We were sent for to go to Grandmama who was sinking rapidly. We sent to Louisa Moncreiffe immediately who came directly & Tom followed shortly. Newport also went with us there. She died about 1/2 past 1 having been totally unconsious of anything all the time we were with her & for some hours before. Papa & Tom searched her desk & see if there was any memorandums in it of her wishes & found a paper addressed to Lord Dalhoussie & Mr. Patrick Smith. The former being in India Cattell was despatched to Solyhull where Mr. P. Smiths' living is to take him this paper. Tom & Louisa lunched with us & staid some time here writing letters. Mrs. Maule called & helped us in many ways. Tom & Louisa dined with us & Uncle Charles dined out.

London   1848, June 18

Sunday - We read the service at home. Johnny came from Eton. Tom & Louisa Moncreiffe brought their 3 eldest children to see us just after luncheon & we sent for Newports children to meet them. The Newports & Moncreiffes dined here.

London   1848, June 19

Papa went to Leamington to meet Mr. Patrick Smith & Tom also went with him. Mary went with the Newports to St. Leonards for a few days. Emily drove with us to Norwood. We went by Brixton & came back by Dulwich stopping for a few minutes at the gate of the Woodlands. Johnny did not come in from his walk in time for tea.

London   1848, June 20

Papa came back from Leamington about 1/2 past 3. The beadle of St. Georges came & insisted on having a coroner's inquest. Papa did all he could to prevent it. Oh the unlucky words "died from burns accidentally received", if they had not been put in the newspaper they would have known nothing about it. And the coffin will have to be reopened, for it was closed yesterday morning. L. Moncreiffe called.

London   1848, June 21

Tom & Louisa came to luncheon & Mr. Maule also came to consult about the funeral &c. & Papa read Grandmama's will aloud. The inquest was held at 5 oclock this afternoon & the coroner insisted on opening the coffin. Lucy & Miss Baker had a narrow escape of being called in & examined. Johnny went to St. Leonards to join the Newports & Mary.

London   1848, June 22

Uncle Charles & Emily went away. In the afternoon we drove to Knight's nursery on business. Met Lady de Clifford & the Miss Russells there. Drove to Fulham & back by Brompton where we got out & walked in the cemetery & looked at the Catacombs. I dont like it as well as the Kensal Green one. We had tea in the evening.

London   1848, June 23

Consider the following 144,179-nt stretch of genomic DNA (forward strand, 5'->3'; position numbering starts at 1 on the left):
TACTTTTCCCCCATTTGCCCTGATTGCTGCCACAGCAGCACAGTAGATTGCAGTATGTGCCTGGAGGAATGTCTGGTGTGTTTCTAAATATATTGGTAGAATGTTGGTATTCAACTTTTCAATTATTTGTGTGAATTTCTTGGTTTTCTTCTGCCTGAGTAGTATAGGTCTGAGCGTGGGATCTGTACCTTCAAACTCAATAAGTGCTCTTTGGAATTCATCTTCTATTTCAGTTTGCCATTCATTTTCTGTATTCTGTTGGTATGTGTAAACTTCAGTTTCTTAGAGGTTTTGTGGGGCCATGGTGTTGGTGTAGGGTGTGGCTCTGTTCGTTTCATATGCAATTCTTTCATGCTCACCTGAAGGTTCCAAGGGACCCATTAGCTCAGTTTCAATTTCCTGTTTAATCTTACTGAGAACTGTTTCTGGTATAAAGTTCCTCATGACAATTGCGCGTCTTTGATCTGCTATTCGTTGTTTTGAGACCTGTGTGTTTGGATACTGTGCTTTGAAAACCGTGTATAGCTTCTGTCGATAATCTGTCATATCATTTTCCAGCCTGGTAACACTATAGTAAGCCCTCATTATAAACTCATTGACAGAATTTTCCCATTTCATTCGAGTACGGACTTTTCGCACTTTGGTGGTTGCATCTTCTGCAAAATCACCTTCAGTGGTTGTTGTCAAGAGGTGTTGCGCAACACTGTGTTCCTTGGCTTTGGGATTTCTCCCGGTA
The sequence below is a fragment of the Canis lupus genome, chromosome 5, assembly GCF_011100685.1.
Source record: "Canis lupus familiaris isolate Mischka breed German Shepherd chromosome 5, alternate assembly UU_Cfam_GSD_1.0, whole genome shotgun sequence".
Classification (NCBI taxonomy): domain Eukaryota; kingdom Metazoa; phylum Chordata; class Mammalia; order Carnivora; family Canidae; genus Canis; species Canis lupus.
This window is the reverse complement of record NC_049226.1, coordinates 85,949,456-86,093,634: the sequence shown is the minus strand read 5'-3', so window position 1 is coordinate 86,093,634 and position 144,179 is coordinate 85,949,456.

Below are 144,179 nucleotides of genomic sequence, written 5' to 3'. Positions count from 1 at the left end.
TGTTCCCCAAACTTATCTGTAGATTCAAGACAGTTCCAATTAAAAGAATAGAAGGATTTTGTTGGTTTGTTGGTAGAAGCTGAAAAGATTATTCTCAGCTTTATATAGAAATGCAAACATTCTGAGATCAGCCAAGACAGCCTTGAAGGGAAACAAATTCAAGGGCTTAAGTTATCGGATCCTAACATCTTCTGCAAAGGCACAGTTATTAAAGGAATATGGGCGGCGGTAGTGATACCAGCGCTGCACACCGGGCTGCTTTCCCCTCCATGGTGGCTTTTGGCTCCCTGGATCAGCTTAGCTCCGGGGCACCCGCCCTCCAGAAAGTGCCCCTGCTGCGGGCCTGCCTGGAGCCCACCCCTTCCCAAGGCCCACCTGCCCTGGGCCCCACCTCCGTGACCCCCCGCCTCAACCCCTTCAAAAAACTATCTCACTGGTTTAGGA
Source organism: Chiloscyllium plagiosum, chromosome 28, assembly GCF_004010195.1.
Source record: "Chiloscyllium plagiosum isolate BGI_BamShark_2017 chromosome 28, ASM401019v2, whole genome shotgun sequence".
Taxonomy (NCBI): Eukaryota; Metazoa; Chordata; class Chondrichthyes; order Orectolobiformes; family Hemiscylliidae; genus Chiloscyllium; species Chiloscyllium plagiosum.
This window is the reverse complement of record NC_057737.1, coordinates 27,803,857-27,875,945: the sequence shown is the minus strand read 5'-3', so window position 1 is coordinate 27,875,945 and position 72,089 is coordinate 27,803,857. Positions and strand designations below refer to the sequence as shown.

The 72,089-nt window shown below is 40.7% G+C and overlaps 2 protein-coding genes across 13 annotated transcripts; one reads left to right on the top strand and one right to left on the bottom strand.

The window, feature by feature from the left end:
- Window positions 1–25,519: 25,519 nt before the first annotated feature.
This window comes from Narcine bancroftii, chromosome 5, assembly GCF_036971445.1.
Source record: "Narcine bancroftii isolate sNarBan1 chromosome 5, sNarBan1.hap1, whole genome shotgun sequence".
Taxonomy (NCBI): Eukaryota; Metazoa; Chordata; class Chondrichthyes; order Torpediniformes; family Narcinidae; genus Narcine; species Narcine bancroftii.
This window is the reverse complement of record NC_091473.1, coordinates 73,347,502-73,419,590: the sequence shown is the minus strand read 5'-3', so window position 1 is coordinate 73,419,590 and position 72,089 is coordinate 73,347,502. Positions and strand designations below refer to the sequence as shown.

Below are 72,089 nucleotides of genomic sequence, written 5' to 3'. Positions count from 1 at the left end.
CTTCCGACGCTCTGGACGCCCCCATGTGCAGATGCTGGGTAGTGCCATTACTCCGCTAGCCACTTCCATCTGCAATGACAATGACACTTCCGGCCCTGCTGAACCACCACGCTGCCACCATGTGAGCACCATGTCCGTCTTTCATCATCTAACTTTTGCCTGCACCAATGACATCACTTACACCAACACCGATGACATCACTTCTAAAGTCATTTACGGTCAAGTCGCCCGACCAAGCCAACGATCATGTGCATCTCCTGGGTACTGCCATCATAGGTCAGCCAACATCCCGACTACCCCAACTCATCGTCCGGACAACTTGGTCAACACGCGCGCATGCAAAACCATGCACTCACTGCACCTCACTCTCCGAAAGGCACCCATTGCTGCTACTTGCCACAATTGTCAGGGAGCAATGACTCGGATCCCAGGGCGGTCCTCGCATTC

Papa went at 12 o'clock with T. Moncreiffe & F. Maule to Brompton cemetery to fix the spot. Orlando called & had luncheon here. Mrs. S. Bridgeman called. We took Georgey in the carriage with us. We only drove to Kensington gardens & there got out & walked. We were caught in the rain, which came on very heavily.

London   1848, June 24

We spent a good part of the morning in Chapel St. looking over the trunks & wardrobe. Mr. Brown (of Cheltenham) called & lunched here. We drove into the country. Mary & Johnny & the Newports came back from St. Leonards. We walked in the square late & met the Murrays.

London   1848, June 27

Tuesday. This was the day fixed for Grandmama's funeral. It was followed by Papa, Tom Moncreiffe, Newport & Johnny. Mr. Wright, Fox Maule, Major W. Ramsey, & Mr. Patrick Smith (the executor). Mrs. Parsons, Mrs. Spencer, Cattell & Wilkinson, in three mourning coaches, & Papa's, Newport's & Tom's carriages. It took place about 1/2 past 12 at Brompton cemetery, where her remains are deposited in the catacombs under the Bell Tower. Mr. P. Smith came back here to luncheon & looked over such of the things she had had with her in London, & took them back with him to Leamington. We drove in the afternoon along the Fulham road.

London   1848, June 28

Johnny went back to Eton. Papa went with him & returned by 5 ock. We met him at the station & drove about with him.

London   1848, June 29

Mr. & Mrs. Orlando Gunning & Di came to luncheon. the latter is grown very pretty. She is now 17 & we have not seen since she was 4 years old. We went in the afternoon to the New Water Colour Exhibition. It is very good.

London   1848, June 30

We paid a visit to Mr. Lanzelle. What a bore he is. In our drive this afternoon we stopped some minutes waiting for Papa at Mr. J. Simpsons, & while there we saw Jenny Lind came out of No. 12 (Savile Row) dressed for the evening & drive away in a brougham. In a short time she came back again & got out, as if to fetch something & then got in & drove away. So we had a very good view of her. We went to see a very pretty statue of a bauch..(?) at Dickenson's shop. It is most beautifully done. Sir Robert, Mr. & Mrs. H. & Lilly Gunning, & Orlando B dined here. We played a good deal in the evening.